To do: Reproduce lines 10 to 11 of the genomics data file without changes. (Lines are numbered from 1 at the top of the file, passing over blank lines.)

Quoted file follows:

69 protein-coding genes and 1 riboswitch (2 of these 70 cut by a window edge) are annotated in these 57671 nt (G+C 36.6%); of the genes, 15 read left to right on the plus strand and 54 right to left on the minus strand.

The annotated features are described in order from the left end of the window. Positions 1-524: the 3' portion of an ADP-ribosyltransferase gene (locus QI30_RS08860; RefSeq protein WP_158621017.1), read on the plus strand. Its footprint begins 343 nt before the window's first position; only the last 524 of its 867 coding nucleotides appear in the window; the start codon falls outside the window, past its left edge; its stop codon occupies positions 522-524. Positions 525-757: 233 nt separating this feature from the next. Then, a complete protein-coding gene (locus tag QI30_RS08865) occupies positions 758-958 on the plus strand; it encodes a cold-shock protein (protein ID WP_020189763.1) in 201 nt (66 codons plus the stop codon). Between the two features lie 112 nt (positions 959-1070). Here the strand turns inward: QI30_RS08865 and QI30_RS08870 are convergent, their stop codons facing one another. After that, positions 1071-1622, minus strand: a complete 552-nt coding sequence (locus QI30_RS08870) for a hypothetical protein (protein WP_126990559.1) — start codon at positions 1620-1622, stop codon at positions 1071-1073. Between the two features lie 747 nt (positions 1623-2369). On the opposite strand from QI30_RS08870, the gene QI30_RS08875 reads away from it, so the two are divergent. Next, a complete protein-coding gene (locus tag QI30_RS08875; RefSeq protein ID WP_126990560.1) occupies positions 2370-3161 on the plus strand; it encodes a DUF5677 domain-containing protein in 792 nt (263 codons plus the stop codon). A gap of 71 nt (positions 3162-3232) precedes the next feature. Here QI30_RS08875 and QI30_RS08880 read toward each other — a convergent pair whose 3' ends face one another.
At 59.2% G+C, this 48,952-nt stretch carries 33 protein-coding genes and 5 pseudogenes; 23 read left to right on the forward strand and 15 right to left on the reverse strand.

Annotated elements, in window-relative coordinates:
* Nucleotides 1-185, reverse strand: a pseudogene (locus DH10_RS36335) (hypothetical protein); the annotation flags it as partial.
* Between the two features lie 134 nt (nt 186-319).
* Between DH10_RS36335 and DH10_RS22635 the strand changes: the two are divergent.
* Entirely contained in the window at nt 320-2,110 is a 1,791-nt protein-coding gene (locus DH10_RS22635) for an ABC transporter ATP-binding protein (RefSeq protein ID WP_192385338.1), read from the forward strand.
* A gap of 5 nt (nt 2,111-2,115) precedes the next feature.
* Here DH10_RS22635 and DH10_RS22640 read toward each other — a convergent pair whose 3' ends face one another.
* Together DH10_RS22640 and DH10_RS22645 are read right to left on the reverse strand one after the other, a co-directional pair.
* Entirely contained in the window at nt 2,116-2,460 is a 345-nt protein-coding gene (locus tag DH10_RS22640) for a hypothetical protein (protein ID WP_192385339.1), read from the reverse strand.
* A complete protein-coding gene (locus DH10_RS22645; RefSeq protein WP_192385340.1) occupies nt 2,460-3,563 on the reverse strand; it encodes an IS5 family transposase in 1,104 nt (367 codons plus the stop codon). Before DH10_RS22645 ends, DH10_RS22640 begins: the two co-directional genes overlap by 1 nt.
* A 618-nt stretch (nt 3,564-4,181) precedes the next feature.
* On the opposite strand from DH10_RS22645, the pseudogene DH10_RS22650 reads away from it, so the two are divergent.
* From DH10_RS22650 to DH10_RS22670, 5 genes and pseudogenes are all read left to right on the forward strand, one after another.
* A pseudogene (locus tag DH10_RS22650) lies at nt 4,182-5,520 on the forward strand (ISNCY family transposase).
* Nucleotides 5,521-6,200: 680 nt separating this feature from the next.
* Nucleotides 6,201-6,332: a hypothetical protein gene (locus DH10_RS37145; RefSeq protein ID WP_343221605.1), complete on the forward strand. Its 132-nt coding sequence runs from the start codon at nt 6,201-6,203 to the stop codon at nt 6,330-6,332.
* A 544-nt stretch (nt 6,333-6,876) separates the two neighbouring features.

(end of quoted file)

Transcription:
* Here DH10_RS22635 and DH10_RS22640 read toward each other — a convergent pair whose 3' ends face one another.
* Together DH10_RS22640 and DH10_RS22645 are read right to left on the reverse strand one after the other, a co-directional pair.